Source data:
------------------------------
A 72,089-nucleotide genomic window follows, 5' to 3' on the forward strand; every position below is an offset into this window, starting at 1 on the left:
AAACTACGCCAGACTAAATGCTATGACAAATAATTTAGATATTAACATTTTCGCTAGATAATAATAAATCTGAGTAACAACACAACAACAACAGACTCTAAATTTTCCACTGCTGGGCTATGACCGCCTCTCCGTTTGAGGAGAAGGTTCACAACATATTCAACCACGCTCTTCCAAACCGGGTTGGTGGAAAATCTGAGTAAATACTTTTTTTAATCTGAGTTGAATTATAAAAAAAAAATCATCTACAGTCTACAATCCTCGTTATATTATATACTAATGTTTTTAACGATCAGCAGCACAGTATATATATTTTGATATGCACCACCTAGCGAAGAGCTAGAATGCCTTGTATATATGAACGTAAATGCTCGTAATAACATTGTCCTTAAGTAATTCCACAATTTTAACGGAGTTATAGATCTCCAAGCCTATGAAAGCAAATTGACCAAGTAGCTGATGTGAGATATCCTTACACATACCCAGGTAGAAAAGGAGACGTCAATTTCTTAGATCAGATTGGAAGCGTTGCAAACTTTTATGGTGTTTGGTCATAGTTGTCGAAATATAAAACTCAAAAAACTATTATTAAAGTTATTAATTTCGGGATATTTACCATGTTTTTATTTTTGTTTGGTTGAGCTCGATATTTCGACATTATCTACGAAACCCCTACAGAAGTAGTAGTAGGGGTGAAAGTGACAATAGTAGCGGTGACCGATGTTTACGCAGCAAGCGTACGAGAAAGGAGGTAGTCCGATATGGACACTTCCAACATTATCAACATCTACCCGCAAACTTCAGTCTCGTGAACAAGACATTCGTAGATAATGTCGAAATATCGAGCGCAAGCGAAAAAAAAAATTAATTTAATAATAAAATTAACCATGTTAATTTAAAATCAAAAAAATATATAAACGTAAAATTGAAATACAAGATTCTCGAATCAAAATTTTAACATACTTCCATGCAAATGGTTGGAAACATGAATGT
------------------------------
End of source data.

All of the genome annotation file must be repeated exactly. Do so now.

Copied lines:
A 72,089-nucleotide genomic window follows, 5' to 3' on the forward strand; every position below is an offset into this window, starting at 1 on the left:
AAACTACGCCAGACTAAATGCTATGACAAATAATTTAGATATTAACATTTTCGCTAGATAATAATAAATCTGAGTAACAACACAACAACAACAGACTCTAAATTTTCCACTGCTGGGCTATGACCGCCTCTCCGTTTGAGGAGAAGGTTCACAACATATTCAACCACGCTCTTCCAAACCGGGTTGGTGGAAAATCTGAGTAAATACTTTTTTTAATCTGAGTTGAATTATAAAAAAAAAATCATCTACAGTCTACAATCCTCGTTATATTATATACTAATGTTTTTAACGATCAGCAGCACAGTATATATATTTTGATATGCACCACCTAGCGAAGAGCTAGAATGCCTTGTATATATGAACGTAAATGCTCGTAATAACATTGTCCTTAAGTAATTCCACAATTTTAACGGAGTTATAGATCTCCAAGCCTATGAAAGCAAATTGACCAAGTAGCTGATGTGAGATATCCTTACACATACCCAGGTAGAAAAGGAGACGTCAATTTCTTAGATCAGATTGGAAGCGTTGCAAACTTTTATGGTGTTTGGTCATAGTTGTCGAAATATAAAACTCAAAAAACTATTATTAAAGTTATTAATTTCGGGATATTTACCATGTTTTTATTTTTGTTTGGTTGAGCTCGATATTTCGACATTATCTACGAAACCCCTACAGAAGTAGTAGTAGGGGTGAAAGTGACAATAGTAGCGGTGACCGATGTTTACGCAGCAAGCGTACGAGAAAGGAGGTAGTCCGATATGGACACTTCCAACATTATCAACATCTACCCGCAAACTTCAGTCTCGTGAACAAGACATTCGTAGATAATGTCGAAATATCGAGCGCAAGCGAAAAAAAAAATTAATTTAATAATAAAATTAACCATGTTAATTTAAAATCAAAAAAATATATAAACGTAAAATTGAAATACAAGATTCTCGAATCAAAATTTTAACATACTTCCATGCAAATGGTTGGAAACATGAATGT